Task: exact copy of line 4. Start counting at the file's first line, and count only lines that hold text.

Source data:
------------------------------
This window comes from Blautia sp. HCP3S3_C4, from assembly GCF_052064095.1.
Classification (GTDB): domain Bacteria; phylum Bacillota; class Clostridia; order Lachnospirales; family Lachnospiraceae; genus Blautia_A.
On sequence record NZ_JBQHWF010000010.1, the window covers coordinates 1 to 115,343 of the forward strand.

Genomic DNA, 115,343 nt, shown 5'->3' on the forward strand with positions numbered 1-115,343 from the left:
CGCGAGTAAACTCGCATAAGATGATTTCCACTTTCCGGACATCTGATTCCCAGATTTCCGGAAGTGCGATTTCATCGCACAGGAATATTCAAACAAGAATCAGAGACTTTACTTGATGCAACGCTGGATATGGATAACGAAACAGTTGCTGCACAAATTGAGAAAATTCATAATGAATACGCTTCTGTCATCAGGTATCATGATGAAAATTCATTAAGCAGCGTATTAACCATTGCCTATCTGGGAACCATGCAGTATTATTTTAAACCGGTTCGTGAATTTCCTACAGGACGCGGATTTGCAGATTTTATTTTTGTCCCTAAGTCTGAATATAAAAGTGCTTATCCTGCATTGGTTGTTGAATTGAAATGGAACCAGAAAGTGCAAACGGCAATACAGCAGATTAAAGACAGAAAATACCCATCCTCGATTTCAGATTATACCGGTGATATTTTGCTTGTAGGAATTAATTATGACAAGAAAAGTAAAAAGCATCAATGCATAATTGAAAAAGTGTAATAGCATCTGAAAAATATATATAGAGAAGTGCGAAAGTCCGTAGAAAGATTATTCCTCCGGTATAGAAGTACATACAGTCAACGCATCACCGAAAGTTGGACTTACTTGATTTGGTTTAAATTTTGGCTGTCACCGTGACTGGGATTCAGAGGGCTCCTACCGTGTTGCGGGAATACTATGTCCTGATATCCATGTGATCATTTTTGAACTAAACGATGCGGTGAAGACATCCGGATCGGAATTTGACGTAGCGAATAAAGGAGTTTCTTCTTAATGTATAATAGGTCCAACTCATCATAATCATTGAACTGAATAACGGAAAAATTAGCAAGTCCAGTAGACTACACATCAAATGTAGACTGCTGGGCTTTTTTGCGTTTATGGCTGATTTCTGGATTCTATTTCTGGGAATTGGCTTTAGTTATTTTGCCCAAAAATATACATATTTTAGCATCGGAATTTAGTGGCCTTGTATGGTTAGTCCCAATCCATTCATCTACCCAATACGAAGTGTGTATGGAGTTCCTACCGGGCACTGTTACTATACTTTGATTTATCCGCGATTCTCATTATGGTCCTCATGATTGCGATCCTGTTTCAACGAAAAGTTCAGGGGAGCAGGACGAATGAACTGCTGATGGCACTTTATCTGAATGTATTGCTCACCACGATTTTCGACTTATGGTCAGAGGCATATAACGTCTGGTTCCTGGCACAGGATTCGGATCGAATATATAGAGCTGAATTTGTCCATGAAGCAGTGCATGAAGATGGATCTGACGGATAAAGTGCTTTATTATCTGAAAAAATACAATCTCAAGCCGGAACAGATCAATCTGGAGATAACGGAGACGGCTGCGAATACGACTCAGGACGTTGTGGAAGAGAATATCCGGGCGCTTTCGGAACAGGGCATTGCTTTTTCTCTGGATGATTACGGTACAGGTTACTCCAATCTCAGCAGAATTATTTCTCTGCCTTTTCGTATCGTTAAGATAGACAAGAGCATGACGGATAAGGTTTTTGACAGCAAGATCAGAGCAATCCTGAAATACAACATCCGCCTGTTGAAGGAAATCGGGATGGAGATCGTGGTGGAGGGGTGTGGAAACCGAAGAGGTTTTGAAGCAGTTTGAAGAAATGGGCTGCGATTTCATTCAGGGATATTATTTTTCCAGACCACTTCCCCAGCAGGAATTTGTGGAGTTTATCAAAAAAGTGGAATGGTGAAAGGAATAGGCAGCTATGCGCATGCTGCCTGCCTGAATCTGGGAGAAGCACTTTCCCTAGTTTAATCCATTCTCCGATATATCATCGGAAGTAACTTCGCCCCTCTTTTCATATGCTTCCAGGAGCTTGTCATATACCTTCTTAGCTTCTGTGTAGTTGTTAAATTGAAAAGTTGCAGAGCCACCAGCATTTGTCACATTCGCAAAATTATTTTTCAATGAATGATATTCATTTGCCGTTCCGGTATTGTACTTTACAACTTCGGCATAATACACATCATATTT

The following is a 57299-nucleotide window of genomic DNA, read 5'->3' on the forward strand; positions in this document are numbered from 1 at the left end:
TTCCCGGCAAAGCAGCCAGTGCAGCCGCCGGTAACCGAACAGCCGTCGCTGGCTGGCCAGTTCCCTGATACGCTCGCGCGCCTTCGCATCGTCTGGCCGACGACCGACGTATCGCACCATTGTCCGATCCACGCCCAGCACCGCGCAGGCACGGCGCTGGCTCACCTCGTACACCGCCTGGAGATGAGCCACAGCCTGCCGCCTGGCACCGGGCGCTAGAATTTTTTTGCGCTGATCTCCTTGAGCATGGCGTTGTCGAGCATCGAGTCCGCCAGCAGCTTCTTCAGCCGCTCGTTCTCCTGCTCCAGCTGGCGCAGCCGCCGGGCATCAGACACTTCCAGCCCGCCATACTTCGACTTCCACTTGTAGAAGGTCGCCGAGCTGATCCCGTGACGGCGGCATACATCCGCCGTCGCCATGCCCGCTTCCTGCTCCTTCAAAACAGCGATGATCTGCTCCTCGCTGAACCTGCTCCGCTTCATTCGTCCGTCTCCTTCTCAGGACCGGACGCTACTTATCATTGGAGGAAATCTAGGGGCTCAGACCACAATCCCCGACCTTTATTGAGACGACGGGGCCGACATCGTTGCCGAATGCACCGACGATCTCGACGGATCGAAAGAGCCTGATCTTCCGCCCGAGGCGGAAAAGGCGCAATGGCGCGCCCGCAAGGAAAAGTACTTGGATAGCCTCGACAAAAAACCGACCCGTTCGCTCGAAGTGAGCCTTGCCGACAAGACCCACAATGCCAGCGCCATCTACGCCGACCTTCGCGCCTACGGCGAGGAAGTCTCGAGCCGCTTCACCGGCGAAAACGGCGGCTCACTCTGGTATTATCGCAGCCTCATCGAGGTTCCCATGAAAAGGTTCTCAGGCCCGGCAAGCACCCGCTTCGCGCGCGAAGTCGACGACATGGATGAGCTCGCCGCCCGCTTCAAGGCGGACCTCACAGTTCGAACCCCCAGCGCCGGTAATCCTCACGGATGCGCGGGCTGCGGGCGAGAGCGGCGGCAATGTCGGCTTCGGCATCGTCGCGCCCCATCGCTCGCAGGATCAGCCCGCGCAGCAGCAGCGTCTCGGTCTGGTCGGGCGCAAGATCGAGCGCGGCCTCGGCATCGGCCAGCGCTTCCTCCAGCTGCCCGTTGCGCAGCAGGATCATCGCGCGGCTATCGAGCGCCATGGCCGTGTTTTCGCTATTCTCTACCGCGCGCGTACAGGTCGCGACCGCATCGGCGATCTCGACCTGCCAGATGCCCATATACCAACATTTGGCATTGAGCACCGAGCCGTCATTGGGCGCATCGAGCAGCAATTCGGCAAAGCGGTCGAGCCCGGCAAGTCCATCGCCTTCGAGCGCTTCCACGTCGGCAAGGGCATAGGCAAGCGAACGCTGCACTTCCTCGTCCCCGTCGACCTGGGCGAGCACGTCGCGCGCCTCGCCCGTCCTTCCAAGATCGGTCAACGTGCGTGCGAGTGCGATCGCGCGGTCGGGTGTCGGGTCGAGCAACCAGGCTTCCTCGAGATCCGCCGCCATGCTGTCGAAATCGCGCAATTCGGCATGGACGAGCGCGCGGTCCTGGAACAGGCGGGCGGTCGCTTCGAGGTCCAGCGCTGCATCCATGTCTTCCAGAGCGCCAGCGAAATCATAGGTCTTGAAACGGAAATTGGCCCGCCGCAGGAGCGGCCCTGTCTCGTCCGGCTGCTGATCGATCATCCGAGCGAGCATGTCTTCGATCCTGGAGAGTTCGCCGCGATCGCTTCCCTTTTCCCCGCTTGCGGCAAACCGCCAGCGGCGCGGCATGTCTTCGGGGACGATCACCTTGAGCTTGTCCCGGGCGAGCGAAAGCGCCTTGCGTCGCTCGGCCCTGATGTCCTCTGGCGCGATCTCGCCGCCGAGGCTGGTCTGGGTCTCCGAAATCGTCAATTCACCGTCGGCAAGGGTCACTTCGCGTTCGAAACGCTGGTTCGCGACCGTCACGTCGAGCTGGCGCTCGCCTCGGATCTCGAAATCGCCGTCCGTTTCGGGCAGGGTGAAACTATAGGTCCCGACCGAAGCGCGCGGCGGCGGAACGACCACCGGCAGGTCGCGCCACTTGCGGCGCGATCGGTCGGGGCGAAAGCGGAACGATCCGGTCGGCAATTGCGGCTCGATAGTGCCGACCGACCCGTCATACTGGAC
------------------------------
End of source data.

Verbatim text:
Genomic DNA, 115,343 nt, shown 5'->3' on the forward strand with positions numbered 1-115,343 from the left: